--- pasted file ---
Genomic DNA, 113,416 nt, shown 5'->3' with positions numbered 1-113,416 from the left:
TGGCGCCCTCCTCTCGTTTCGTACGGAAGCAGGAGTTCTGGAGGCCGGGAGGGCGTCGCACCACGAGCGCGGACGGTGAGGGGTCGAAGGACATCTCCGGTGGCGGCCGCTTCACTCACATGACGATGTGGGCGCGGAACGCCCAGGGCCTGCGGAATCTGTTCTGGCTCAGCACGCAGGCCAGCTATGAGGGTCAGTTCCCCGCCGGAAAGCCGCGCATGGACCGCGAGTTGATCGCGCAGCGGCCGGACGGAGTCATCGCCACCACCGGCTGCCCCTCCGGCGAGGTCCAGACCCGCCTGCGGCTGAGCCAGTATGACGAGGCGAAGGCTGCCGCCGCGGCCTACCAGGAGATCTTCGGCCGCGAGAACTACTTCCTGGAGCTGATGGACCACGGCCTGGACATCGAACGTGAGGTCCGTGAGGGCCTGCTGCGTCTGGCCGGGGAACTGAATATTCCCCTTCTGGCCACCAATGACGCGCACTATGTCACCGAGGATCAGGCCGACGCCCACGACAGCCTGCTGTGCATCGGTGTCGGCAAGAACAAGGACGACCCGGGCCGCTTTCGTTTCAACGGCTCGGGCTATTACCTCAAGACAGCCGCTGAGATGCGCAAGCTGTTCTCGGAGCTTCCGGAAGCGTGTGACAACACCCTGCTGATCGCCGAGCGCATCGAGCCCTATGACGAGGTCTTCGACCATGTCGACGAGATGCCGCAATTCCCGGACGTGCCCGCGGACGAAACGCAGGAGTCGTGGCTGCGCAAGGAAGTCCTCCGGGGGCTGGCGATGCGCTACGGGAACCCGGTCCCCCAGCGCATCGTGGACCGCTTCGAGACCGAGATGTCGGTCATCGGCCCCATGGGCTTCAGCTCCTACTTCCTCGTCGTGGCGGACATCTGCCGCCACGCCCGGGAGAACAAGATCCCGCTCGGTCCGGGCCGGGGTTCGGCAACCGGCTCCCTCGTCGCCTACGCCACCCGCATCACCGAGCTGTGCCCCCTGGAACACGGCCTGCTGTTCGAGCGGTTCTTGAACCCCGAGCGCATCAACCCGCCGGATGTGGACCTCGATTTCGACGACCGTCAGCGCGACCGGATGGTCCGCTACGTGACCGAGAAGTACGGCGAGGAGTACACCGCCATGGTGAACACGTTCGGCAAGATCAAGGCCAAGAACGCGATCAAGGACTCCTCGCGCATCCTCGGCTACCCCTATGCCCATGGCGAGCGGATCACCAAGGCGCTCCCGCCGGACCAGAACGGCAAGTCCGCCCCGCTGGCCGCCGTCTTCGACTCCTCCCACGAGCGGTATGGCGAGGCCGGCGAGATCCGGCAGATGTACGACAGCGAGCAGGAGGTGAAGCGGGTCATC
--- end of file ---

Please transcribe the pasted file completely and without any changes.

Genomic DNA, 113,416 nt, shown 5'->3' with positions numbered 1-113,416 from the left:
TGGCGCCCTCCTCTCGTTTCGTACGGAAGCAGGAGTTCTGGAGGCCGGGAGGGCGTCGCACCACGAGCGCGGACGGTGAGGGGTCGAAGGACATCTCCGGTGGCGGCCGCTTCACTCACATGACGATGTGGGCGCGGAACGCCCAGGGCCTGCGGAATCTGTTCTGGCTCAGCACGCAGGCCAGCTATGAGGGTCAGTTCCCCGCCGGAAAGCCGCGCATGGACCGCGAGTTGATCGCGCAGCGGCCGGACGGAGTCATCGCCACCACCGGCTGCCCCTCCGGCGAGGTCCAGACCCGCCTGCGGCTGAGCCAGTATGACGAGGCGAAGGCTGCCGCCGCGGCCTACCAGGAGATCTTCGGCCGCGAGAACTACTTCCTGGAGCTGATGGACCACGGCCTGGACATCGAACGTGAGGTCCGTGAGGGCCTGCTGCGTCTGGCCGGGGAACTGAATATTCCCCTTCTGGCCACCAATGACGCGCACTATGTCACCGAGGATCAGGCCGACGCCCACGACAGCCTGCTGTGCATCGGTGTCGGCAAGAACAAGGACGACCCGGGCCGCTTTCGTTTCAACGGCTCGGGCTATTACCTCAAGACAGCCGCTGAGATGCGCAAGCTGTTCTCGGAGCTTCCGGAAGCGTGTGACAACACCCTGCTGATCGCCGAGCGCATCGAGCCCTATGACGAGGTCTTCGACCATGTCGACGAGATGCCGCAATTCCCGGACGTGCCCGCGGACGAAACGCAGGAGTCGTGGCTGCGCAAGGAAGTCCTCCGGGGGCTGGCGATGCGCTACGGGAACCCGGTCCCCCAGCGCATCGTGGACCGCTTCGAGACCGAGATGTCGGTCATCGGCCCCATGGGCTTCAGCTCCTACTTCCTCGTCGTGGCGGACATCTGCCGCCACGCCCGGGAGAACAAGATCCCGCTCGGTCCGGGCCGGGGTTCGGCAACCGGCTCCCTCGTCGCCTACGCCACCCGCATCACCGAGCTGTGCCCCCTGGAACACGGCCTGCTGTTCGAGCGGTTCTTGAACCCCGAGCGCATCAACCCGCCGGATGTGGACCTCGATTTCGACGACCGTCAGCGCGACCGGATGGTCCGCTACGTGACCGAGAAGTACGGCGAGGAGTACACCGCCATGGTGAACACGTTCGGCAAGATCAAGGCCAAGAACGCGATCAAGGACTCCTCGCGCATCCTCGGCTACCCCTATGCCCATGGCGAGCGGATCACCAAGGCGCTCCCGCCGGACCAGAACGGCAAGTCCGCCCCGCTGGCCGCCGTCTTCGACTCCTCCCACGAGCGGTATGGCGAGGCCGGCGAGATCCGGCAGATGTACGACAGCGAGCAGGAGGTGAAGCGGGTCATC